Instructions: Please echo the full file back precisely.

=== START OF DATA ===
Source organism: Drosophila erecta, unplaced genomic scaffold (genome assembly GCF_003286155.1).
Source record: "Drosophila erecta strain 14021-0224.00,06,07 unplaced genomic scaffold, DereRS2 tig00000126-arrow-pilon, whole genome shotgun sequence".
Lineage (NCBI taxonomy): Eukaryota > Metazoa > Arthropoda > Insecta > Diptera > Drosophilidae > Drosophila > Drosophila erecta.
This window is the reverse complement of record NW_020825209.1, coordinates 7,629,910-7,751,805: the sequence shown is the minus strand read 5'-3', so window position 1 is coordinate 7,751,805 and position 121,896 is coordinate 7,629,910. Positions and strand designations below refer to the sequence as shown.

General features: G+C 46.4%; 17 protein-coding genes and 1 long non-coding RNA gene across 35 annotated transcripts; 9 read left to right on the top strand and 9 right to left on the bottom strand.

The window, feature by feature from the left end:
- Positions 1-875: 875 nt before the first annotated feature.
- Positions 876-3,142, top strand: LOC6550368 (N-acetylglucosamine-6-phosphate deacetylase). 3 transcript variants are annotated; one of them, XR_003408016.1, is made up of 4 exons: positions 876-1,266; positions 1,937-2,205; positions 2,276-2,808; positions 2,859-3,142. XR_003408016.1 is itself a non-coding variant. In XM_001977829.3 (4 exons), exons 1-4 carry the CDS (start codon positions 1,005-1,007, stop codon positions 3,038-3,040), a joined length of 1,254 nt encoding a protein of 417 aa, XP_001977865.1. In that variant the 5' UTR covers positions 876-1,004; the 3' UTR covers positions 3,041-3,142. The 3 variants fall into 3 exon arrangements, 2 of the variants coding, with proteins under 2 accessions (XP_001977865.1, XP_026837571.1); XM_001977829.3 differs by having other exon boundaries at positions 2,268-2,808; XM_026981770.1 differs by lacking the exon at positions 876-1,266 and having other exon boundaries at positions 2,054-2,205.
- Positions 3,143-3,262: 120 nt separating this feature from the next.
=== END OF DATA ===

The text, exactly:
Source organism: Drosophila erecta, unplaced genomic scaffold (genome assembly GCF_003286155.1).
Source record: "Drosophila erecta strain 14021-0224.00,06,07 unplaced genomic scaffold, DereRS2 tig00000126-arrow-pilon, whole genome shotgun sequence".
Lineage (NCBI taxonomy): Eukaryota > Metazoa > Arthropoda > Insecta > Diptera > Drosophilidae > Drosophila > Drosophila erecta.
This window is the reverse complement of record NW_020825209.1, coordinates 7,629,910-7,751,805: the sequence shown is the minus strand read 5'-3', so window position 1 is coordinate 7,751,805 and position 121,896 is coordinate 7,629,910. Positions and strand designations below refer to the sequence as shown.

General features: G+C 46.4%; 17 protein-coding genes and 1 long non-coding RNA gene across 35 annotated transcripts; 9 read left to right on the top strand and 9 right to left on the bottom strand.

The window, feature by feature from the left end:
- Positions 1-875: 875 nt before the first annotated feature.
- Positions 876-3,142, top strand: LOC6550368 (N-acetylglucosamine-6-phosphate deacetylase). 3 transcript variants are annotated; one of them, XR_003408016.1, is made up of 4 exons: positions 876-1,266; positions 1,937-2,205; positions 2,276-2,808; positions 2,859-3,142. XR_003408016.1 is itself a non-coding variant. In XM_001977829.3 (4 exons), exons 1-4 carry the CDS (start codon positions 1,005-1,007, stop codon positions 3,038-3,040), a joined length of 1,254 nt encoding a protein of 417 aa, XP_001977865.1. In that variant the 5' UTR covers positions 876-1,004; the 3' UTR covers positions 3,041-3,142. The 3 variants fall into 3 exon arrangements, 2 of the variants coding, with proteins under 2 accessions (XP_001977865.1, XP_026837571.1); XM_001977829.3 differs by having other exon boundaries at positions 2,268-2,808; XM_026981770.1 differs by lacking the exon at positions 876-1,266 and having other exon boundaries at positions 2,054-2,205.
- Positions 3,143-3,262: 120 nt separating this feature from the next.